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Comments

  • Tracy Weslosky

    LOL – way to kick off the Wednesday AM Robin. I am literally listening to the dismal outcast for gold on BNN while reading this — and I am certain gold enthusiasts everywhere will want to be gold card carrying members — love it.

    June 4, 2014 - 8:53 AM

  • It's official: Gold is money (again!) | Gray Dog Currency

    […] It's official: Gold is money (again!) Nelson Bunker Hunt may not have got it quite right when he and his brother made an enormous plunge on silver 35 years ago, but his view that “anything is better than paper money; any fool can run a printing press” will resonate with many. The big news … Read more on InvestorIntel […]

    June 4, 2014 - 11:00 AM

  • Nevada George

    Yep, … good old FDR issued an Executive Order that citizens must
    surrender their gold to the Government… or go to jail.
    I believe that they received approx 20.67usd/oz in the exchange.
    The next year a gold standard of 35.00usd was established.
    Confiscation of citizen wealth… never give a sucker an even break.

    My father, the old gold prospector, (Hard Rock Jack) was trying for years to hit the mother lode and make a fortune at 35.00/oz… never happened.
    He could have never envisioned the price of gold today.

    Then 35.00usd held firm till Nixon, in 1971, took us off of the gold standard… and then slowly but surely the printing presses started to crank up. All of the above appears to have been orchestrated by the wizard
    behind the curtain… The Creature from Jekyll Island.

    It will be interesting to follow the progression of Manx Bank bullion
    backed credit card. It appears it will be under 10% interest. I hope that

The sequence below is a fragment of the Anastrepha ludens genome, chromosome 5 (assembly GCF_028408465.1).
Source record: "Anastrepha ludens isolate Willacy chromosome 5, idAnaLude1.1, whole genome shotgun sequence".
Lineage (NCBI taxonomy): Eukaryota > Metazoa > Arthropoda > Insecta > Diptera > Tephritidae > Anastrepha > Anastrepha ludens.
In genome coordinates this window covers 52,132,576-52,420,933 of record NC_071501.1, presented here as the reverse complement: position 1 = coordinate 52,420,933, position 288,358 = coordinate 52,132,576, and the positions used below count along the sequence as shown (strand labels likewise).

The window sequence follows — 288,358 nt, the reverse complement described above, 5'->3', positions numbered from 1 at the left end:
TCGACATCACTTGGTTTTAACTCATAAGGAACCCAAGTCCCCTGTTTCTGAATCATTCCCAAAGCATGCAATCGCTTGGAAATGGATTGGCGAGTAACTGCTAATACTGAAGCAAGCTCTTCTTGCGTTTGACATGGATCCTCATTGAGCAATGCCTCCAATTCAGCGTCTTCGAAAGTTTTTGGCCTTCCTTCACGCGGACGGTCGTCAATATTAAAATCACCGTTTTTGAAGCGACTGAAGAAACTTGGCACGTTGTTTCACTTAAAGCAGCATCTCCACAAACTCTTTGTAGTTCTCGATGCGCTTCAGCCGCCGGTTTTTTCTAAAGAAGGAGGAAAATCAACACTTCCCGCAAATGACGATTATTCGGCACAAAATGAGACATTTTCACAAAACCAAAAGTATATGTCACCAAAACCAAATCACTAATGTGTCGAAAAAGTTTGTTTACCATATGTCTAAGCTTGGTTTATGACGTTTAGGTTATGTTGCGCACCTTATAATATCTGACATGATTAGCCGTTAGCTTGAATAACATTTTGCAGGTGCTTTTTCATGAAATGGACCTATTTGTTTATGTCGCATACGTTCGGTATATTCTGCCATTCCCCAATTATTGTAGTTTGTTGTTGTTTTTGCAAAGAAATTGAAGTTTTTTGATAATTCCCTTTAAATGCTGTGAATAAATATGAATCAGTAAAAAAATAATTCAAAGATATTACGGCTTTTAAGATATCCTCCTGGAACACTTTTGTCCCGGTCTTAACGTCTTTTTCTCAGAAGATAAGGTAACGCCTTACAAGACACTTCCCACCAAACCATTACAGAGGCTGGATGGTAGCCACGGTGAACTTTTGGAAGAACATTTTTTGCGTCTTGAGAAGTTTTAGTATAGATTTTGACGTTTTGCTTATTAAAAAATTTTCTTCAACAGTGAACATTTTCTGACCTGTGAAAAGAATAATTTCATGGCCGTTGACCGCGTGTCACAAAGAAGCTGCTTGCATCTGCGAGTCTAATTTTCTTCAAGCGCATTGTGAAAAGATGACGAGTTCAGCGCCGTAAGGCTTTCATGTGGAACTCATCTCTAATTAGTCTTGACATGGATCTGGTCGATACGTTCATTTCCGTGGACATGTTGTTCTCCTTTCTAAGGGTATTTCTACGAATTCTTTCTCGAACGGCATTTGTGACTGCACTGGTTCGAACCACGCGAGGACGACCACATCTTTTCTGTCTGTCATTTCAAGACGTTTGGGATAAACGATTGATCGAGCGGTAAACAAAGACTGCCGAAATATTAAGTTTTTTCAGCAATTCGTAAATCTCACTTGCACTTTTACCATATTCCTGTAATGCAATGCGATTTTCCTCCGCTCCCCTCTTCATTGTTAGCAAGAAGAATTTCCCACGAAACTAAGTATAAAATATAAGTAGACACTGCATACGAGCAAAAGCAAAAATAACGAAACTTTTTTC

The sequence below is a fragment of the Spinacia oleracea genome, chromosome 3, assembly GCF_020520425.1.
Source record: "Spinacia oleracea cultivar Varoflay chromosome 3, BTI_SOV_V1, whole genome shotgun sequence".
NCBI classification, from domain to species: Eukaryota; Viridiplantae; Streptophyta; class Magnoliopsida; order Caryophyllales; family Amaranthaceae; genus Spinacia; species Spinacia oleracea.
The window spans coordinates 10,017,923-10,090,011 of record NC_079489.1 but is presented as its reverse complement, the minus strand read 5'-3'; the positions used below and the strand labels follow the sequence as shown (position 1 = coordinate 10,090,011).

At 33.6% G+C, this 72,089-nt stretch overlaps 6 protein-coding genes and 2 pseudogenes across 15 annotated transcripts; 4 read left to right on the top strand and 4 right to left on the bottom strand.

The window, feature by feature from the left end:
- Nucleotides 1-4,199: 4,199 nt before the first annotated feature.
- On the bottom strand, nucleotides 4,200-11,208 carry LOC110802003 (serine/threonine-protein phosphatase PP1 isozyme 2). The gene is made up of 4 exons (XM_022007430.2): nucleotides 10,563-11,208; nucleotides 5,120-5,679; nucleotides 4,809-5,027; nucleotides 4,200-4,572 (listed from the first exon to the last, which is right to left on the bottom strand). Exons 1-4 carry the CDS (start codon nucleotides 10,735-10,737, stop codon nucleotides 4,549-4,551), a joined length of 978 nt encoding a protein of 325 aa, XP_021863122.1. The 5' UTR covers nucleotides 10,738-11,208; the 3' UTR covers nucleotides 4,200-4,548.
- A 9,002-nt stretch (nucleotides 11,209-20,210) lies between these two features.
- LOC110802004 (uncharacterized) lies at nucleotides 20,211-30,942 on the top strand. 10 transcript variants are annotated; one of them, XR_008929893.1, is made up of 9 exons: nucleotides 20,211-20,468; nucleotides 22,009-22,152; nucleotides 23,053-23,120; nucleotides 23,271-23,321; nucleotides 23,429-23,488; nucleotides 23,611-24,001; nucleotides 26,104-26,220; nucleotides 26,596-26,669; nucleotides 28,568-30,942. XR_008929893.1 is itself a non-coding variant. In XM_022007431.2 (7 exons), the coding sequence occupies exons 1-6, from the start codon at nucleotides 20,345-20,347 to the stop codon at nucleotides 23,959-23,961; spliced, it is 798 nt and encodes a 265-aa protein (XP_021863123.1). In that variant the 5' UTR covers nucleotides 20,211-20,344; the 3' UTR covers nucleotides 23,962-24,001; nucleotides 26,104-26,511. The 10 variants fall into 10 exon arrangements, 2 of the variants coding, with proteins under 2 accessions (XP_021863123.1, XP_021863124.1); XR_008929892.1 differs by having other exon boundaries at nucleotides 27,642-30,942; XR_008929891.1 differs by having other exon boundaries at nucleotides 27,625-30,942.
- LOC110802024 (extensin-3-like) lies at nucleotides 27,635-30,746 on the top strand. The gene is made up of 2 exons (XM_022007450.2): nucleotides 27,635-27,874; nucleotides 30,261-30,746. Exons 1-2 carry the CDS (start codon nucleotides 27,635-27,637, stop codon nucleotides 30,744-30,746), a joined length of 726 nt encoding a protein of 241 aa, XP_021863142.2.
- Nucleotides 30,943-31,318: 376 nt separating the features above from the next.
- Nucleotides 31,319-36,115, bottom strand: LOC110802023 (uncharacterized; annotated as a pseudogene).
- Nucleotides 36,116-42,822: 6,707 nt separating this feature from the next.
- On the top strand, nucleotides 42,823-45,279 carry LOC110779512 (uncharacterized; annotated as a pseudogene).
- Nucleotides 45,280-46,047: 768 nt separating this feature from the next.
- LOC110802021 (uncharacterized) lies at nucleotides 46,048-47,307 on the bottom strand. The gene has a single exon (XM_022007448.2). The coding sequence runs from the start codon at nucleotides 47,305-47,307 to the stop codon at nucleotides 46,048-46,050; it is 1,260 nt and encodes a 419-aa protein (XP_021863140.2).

they are issuing it as ‘chip and PIN’. I wish them all the best.

    This arrangement is being done with other banks for the uber-rich. The credit card by the Russian Sberbank-Kazakhstan which is made of gold,diamonds and mother of pearl upstages the Manx Bank card.
    I think that the card alone costs over 100K.

    In the Islamic Banking system they have found a way to make this type
    of credit card Sharia compliant… a work-around Riba/Usury.

    I do see a direction that this could go… and that is… that masses of
    physical gold could be taken off of the market and hoarded.
    While the owners could loosen up money, in the form of a loan, which
    might circumvent national capital gain taxes… Just a thought.

    If I was working for Manx Bank Vault I would target the rich Russians and
    Middle Eastern high rollers. Offer an enticement to buy and store bullion
    by appealing to their cultural mindset. Maybe, make the card Sharia compliant. Incorporate some nice logos on the card such as a compass
    pointing to Mecca. Show me the money.

    I am not worried by the current gold prices and all the precious metal investment controversies, as I still remember the $35.00 years.
    Gold takes a dip and masses of it is scooped off of the market.
    My layman’s opinion is that we will eventually have a
    multi-year correction… So, I am not going to get shaken out of the market.
    Hey, I need to re-coop my rare earth losses. 🙂

    June 5, 2014 - 11:02 AM

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    June 11, 2014 - 6:31 AM

  • Gold hits 10-month low in the domestic bullion market | Gold and Silver Bull Market

    […] It's official: Gold is money (again!) Bullion-Card Gold bugs of the world will rejoice at the news that holders of physical gold can now, in effect, use that bullion as cash-in-hand. It's not quite the same as proffering coins with the gold content determining the value of those coins, but … Read more on InvestorIntel […]

    June 24, 2014 - 11:37 AM